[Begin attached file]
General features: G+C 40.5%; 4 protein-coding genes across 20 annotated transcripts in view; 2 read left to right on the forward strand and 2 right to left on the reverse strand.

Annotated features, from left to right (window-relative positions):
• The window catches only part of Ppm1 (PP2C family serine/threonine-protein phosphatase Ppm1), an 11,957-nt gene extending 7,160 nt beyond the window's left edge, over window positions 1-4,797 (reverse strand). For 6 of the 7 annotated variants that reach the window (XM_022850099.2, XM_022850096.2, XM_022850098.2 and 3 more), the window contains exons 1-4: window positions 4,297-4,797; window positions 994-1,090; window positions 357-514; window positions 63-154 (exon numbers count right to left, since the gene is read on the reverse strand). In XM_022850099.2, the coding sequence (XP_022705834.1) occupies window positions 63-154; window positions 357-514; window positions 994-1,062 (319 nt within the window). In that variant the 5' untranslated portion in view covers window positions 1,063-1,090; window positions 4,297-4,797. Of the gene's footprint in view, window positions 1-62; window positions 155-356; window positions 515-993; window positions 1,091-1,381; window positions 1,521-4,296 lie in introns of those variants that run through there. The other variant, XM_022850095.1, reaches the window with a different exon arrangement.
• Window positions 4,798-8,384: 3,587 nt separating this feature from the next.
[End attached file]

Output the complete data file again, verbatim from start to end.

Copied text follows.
General features: G+C 40.5%; 4 protein-coding genes across 20 annotated transcripts in view; 2 read left to right on the forward strand and 2 right to left on the reverse strand.

Annotated features, from left to right (window-relative positions):
• The window catches only part of Ppm1 (PP2C family serine/threonine-protein phosphatase Ppm1), an 11,957-nt gene extending 7,160 nt beyond the window's left edge, over window positions 1-4,797 (reverse strand). For 6 of the 7 annotated variants that reach the window (XM_022850099.2, XM_022850096.2, XM_022850098.2 and 3 more), the window contains exons 1-4: window positions 4,297-4,797; window positions 994-1,090; window positions 357-514; window positions 63-154 (exon numbers count right to left, since the gene is read on the reverse strand). In XM_022850099.2, the coding sequence (XP_022705834.1) occupies window positions 63-154; window positions 357-514; window positions 994-1,062 (319 nt within the window). In that variant the 5' untranslated portion in view covers window positions 1,063-1,090; window positions 4,297-4,797. Of the gene's footprint in view, window positions 1-62; window positions 155-356; window positions 515-993; window positions 1,091-1,381; window positions 1,521-4,296 lie in introns of those variants that run through there. The other variant, XM_022850095.1, reaches the window with a different exon arrangement.
• Window positions 4,798-8,384: 3,587 nt separating this feature from the next.